Sorry Pirates and Astros fans. I'll try to pay more attention tomorrow night.
White Sox 10, Indians 6: I'm struggling to think of a trade that was as disastrous for both teams involved as the Perez-DeRosa trade has been this far for Cleveland and St. Louis. Paul Konerko drove in seven. Why is it, despite the fact that he's 33 years-old and has been in the league for 12 years, that I still think of him as a Dodgers' prospect? Same thing happened to me with Robin Ventura for his whole career. No matter how old he got, I pictured him playing for Oklahoma State in the 1987 College World Series. Maybe the White Sox uniforms have some sort of time warping effect or something.
Cardinals 5, Brewers 0: Both Brewers' bench coach Willie Randolph and hitting coach Dale Sveum were ejected. I said at the beginning of the year that it may be awkward for both of these former managers to be in subordinate roles this year. I'd like to think, then, that their ejections were really auditions for any managerial openings that pop up the rest of the year.
Braves 2, Cubs 1: Javier Vazquez continues to get no run support, but he didn't need much last night, as he gave a single run in seven innings. His ERA is down to 2.95, but because his record is only 6-7, he doesn't make the All-Star Game. Total ripoff.
Red Sox 5, A's 2: Round numbers galore: Beckett's 10th win, Bay's 20th home run, Giambi's 0 for 4. I guess what I'm saying is that nothing out of the ordinary happened.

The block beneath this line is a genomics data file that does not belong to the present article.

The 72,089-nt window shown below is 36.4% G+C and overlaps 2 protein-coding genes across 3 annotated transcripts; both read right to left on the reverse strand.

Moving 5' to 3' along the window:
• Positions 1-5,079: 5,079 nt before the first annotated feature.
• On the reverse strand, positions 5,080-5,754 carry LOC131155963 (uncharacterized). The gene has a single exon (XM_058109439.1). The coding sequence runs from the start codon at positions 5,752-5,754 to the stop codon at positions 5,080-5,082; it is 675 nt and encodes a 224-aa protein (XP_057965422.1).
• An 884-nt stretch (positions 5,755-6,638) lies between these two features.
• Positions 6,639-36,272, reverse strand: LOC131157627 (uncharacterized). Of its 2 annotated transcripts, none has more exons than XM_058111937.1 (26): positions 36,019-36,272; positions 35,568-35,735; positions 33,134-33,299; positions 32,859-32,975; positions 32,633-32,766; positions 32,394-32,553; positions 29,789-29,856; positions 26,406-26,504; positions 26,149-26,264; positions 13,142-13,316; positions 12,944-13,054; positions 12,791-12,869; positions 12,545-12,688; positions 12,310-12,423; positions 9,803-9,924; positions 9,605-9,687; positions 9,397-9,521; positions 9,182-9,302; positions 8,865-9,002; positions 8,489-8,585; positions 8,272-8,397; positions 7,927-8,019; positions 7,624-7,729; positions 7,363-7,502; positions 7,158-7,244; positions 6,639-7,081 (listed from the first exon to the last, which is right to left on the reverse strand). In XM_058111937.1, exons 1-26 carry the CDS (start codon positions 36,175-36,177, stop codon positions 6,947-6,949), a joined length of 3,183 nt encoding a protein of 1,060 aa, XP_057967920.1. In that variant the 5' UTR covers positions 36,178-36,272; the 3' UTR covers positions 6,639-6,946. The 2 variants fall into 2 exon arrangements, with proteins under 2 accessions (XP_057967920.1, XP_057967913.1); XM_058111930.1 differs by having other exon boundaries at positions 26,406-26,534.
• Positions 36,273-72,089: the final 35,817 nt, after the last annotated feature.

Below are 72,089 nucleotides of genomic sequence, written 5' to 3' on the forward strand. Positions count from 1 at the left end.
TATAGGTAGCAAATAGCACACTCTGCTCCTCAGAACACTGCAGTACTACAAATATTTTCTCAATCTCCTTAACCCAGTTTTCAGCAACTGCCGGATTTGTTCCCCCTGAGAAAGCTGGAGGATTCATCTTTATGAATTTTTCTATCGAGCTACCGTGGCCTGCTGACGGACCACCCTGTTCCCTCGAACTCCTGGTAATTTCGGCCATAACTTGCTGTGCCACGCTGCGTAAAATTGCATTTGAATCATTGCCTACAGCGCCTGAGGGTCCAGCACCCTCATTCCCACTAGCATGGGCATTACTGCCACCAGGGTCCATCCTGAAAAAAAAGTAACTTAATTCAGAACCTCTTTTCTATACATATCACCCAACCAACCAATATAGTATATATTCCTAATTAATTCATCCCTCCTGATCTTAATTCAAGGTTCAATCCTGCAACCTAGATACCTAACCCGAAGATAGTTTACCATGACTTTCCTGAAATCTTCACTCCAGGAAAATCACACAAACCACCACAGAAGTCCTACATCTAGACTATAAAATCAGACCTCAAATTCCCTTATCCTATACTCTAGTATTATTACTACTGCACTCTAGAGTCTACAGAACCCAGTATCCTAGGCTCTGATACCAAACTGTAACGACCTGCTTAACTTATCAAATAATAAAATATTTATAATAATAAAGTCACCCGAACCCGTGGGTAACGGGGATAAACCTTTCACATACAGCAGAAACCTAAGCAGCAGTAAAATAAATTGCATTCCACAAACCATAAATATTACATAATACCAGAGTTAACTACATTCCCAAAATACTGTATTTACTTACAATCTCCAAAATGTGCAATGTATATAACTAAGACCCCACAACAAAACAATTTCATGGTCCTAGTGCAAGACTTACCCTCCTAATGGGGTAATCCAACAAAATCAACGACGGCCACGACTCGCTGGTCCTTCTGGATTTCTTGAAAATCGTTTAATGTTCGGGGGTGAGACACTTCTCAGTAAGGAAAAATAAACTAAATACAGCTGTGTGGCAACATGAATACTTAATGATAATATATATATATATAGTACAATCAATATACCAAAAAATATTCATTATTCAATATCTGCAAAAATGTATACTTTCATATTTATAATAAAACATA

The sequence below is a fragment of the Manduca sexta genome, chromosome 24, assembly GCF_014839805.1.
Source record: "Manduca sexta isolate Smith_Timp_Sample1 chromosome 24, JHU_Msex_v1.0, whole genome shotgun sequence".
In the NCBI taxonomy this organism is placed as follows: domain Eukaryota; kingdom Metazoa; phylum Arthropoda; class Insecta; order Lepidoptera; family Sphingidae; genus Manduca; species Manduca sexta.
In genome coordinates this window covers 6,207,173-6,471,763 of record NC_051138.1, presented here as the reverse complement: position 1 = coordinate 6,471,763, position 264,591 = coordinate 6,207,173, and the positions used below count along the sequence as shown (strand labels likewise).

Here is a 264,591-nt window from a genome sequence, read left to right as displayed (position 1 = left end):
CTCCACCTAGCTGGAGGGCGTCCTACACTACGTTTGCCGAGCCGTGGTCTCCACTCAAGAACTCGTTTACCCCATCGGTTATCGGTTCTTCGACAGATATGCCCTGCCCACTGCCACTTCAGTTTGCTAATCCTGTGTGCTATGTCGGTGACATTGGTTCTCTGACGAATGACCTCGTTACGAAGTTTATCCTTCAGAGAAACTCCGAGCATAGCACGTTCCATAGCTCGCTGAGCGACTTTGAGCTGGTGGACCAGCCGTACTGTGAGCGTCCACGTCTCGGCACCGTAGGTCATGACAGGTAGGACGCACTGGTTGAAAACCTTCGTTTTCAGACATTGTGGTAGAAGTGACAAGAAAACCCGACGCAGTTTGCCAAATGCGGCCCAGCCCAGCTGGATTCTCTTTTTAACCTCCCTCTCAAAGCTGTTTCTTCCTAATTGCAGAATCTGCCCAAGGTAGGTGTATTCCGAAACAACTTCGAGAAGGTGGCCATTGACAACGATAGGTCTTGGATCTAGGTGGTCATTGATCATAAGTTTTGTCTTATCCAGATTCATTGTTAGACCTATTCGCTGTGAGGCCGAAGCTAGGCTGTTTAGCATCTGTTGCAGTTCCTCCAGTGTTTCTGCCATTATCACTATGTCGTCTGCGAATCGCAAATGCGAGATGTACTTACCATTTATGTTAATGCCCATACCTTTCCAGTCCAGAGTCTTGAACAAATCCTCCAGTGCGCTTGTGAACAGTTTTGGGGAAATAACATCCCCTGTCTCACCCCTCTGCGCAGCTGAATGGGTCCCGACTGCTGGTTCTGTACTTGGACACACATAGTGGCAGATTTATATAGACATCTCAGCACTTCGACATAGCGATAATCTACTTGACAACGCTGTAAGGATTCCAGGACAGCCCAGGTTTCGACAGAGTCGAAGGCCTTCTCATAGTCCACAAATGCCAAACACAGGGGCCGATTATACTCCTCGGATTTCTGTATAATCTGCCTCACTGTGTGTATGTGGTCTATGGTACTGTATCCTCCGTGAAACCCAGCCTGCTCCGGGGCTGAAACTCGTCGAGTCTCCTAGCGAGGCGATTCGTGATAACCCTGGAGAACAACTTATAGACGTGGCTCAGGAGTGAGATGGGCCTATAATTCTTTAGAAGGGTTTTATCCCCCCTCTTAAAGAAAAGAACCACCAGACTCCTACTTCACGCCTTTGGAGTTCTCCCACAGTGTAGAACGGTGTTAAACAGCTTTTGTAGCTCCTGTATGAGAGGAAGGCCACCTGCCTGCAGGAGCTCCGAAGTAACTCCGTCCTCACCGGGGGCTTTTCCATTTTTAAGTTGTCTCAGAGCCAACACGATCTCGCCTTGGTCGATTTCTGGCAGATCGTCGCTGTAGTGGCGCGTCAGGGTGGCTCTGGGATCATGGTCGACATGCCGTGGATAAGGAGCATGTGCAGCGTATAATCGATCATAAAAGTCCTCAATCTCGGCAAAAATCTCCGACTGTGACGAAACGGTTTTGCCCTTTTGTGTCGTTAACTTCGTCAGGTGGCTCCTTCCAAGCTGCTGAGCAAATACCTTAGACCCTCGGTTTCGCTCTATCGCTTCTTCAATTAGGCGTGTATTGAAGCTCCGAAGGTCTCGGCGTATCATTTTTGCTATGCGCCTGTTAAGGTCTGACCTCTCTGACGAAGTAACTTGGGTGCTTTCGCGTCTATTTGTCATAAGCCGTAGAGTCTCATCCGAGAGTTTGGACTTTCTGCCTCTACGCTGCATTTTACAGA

Reds 4, Phillies 3: Way to bounce back after getting slaughtered. A couple of homers for Brandon Phillips and a single off of Brad Lidge carried the day.
Yankees 10, Twins 2: Production from all over the Yankees' order in this one, as Cano, Gardner and Cervelli combine to go 7-14 with 6 RBI.
Rockies 5, Nationals 4: Defensive breakdowns killed the Nats, with the last being a potentially inning-ending comebacker that Joe Beimel threw to the wrong guy down at second.
Rangers 8, Angels 5: And we're tied again, as Andruw Jones -- on an unexpected hot streak -- blasts a three-run homer in the course of a big fifth inning. In addition to the game, the Angels lose Vlad to a knee injury that, while maybe not terribly serious, has to be enough to keep him from ever playing the field again, right? I mean, he has to be a DH at this point, doesn't he?
Orioles 12, Mariners 4: Luke Scott was a one-man wrecking crew (3-4, HR, 3B, 7 RBI). From the game story: "Ichiro Suzuki has turned down MLB's request to participate in the Home Run Derby." Wait, what? The guy hits six homers a year. The only reason they'd want him in there is as a cynical rating ploy for the Japanese market, which I'm assuming gets the All-Star broadcast. Good for him for not wanting to be used like that.
Diamondbacks 4, Padres 3: Four in a row for Arizona, all coming after Mark Reynolds yelled at everyone on his team. Coincidence? Well, yes, it most like is a coincidence, actually.
Giants 3, Marlins 0: It's probably against the rules for Tim Lincecum to have dressed up in Barry Zito's uniform and pitch last night, but he apparently did it anyway (8.1 IP, 4 H, 0 ER).
Posted by Craig Calcaterra at 5:42am
Not that he knew what was happening or anything, but check out the kid on the far right of this picture laughing at Ryan Dempster breaking a bone.
Posted by Craig Calcaterra at 8:50am
Things to read when you realize just how rough it is out there in the big, big world:
Posted by Craig Calcaterra at 11:22am
This morning in the recaps, I said this about Ichiro refusing MLB's request that he participate in the Home Run Derby:
The guy hits six homers a year. The only reason they'd want him in there is as a cynical ratings ploy for the Japanese market, which I'm assuming gets the All-Star broadcast. Good for him for not wanting to be used like that.